By the 20th century, scientific racism was being used to support nationalist thinking. Some social theorists argued that nations were based on ethnicity, and used this idea to oppose immigration and integration. The German physician Franz Joseph Gall had developed a method called “phrenology” in the 19th century, by which he claimed to be able to determine intelligence based on measurements of human skulls. This became widespread in the 20th century, and was used to “prove” that some races were inferior because of the size and shape of their skulls, which was believed to affect their intelligence. At the beginning of the century, a Pygmy man was displayed in the Bronx Zoo next to apes as an example of the “missing link” between humans and apes. In the United States, this kind of thinking helped to justify slavery; if black people were genetically inferior, as proven by their skull measurements and Social Darwinism, then it must be morally acceptable to enslave them. Toward the middle of the century, this kind of thinking also propelled the rise of Nazism in Germany. Nazis believed that Jews were inherently inferior to Aryan Germans because of their genetic makeup. Of course, the consequences of these theories were horrifying and destructive in both the United States and Germany.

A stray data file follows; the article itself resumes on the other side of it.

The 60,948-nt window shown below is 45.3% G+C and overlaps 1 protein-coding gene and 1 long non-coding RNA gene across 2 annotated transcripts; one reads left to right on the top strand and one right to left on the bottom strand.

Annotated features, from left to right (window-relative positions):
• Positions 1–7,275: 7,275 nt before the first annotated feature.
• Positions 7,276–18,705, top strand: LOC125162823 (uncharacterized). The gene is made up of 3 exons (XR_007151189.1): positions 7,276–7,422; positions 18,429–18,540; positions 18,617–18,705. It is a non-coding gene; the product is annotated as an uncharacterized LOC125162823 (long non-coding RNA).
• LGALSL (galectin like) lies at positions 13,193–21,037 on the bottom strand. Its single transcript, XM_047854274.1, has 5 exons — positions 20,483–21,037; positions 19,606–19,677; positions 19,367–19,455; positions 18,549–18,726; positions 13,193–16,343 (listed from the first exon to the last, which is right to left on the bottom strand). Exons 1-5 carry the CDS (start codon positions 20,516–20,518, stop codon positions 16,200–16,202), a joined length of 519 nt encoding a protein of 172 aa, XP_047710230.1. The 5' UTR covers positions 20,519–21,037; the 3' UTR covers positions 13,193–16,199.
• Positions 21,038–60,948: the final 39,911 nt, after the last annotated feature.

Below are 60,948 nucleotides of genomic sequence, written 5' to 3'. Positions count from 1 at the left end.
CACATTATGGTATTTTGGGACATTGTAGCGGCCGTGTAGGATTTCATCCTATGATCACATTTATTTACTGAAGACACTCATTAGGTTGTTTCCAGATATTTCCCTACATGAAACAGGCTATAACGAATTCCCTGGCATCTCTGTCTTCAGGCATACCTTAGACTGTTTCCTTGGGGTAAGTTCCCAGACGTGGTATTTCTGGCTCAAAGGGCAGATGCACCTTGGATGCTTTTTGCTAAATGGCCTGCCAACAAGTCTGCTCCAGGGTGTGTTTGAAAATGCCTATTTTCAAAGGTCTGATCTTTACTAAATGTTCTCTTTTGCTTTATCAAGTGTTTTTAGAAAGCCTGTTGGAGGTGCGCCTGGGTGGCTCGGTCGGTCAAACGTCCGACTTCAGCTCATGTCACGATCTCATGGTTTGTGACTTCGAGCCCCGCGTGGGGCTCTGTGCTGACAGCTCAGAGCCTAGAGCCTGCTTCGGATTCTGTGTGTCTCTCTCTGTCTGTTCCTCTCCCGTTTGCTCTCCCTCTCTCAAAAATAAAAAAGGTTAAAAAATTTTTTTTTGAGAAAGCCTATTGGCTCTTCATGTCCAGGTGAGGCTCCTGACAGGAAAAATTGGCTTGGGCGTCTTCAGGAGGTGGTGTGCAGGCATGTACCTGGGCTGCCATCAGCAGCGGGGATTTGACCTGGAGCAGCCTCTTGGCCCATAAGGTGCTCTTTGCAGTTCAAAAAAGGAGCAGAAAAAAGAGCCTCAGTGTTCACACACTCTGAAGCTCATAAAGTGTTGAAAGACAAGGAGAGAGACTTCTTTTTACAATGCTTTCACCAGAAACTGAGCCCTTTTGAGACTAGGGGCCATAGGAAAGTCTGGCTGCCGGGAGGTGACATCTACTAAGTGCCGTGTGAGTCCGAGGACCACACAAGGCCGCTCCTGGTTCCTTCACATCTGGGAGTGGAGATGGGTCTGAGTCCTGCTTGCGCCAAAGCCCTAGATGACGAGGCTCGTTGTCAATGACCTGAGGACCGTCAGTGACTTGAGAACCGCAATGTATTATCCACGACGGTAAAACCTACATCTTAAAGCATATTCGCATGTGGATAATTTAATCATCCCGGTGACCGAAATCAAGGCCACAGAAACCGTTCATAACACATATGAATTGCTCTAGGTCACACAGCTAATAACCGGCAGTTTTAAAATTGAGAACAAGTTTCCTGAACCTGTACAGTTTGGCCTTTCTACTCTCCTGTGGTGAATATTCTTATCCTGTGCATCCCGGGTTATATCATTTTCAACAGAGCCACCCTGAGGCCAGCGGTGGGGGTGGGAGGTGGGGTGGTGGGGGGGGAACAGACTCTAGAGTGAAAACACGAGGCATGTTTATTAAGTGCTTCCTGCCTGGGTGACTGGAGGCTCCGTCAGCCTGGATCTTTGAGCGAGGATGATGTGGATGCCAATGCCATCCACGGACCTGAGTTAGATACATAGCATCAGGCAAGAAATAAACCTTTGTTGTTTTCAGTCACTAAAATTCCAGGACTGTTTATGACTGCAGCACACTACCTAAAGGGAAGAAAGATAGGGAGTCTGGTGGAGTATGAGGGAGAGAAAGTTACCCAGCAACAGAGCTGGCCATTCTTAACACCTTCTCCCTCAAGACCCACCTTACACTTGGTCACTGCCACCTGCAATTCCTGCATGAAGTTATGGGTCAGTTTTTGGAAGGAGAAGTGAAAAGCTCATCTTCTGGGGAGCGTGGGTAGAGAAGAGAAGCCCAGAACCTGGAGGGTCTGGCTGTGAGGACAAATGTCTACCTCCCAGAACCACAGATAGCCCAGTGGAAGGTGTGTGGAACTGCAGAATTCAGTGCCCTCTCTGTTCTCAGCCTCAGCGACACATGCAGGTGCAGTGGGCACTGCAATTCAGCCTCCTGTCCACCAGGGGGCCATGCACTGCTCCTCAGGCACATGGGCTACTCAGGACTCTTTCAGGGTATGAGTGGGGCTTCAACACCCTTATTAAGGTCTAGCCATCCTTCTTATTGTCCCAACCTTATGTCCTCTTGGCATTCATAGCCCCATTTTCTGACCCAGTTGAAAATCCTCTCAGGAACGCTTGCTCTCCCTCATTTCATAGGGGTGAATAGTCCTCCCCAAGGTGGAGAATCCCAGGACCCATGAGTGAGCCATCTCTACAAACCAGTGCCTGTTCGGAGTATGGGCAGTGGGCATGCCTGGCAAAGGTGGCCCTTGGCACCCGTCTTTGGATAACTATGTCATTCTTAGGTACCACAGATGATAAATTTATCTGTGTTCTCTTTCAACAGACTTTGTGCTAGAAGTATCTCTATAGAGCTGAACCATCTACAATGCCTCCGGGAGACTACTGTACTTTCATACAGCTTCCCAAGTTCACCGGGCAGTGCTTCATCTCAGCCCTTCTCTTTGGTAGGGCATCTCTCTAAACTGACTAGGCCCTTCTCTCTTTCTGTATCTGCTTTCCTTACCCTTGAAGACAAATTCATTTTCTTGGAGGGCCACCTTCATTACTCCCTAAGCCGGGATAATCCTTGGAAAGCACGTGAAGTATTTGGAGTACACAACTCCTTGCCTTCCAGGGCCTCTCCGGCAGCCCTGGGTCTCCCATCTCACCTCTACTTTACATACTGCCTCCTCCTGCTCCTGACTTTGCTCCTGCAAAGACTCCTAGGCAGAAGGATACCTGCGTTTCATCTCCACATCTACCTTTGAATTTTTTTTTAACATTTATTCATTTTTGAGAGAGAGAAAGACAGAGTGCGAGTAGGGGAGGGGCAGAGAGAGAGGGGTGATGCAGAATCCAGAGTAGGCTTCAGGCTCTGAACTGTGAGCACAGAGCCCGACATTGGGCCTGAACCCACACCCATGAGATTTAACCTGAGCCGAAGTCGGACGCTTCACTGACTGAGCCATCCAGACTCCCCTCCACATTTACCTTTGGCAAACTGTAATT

In the 21st century, this kind of thinking had largely been challenged and dismissed as illogical and racist. However, in 1994 the psychologist Richard Herrnstein and political scientist Charles Murray published a book called The Bell Curve: Intelligence and Class Structure in American Life. In this book, they argued that intelligence is influenced by both environmental factors and inherited factors. Their assumption that intelligence has a strong genetic factor led them to claim that there were racial differences in intelligence, as well. On the basis of differences in IQ scores, the authors claimed that black people in America were less intelligent overall than white people. The book met with immediate criticism, and its logic was widely questioned. Jared Diamond’s text responded, in many ways, to this influential work. Diamond seeks to understand why certain social differences exist; he does not deny that there are substantial disparities in the social circumstances of different races. But, unlike Murray and Herrnstein, he investigates how they came about, and concludes that they are primarily due to environmental factors. His book responds to a long history of scientific racism, and works to debunk all of these previously well-established theories.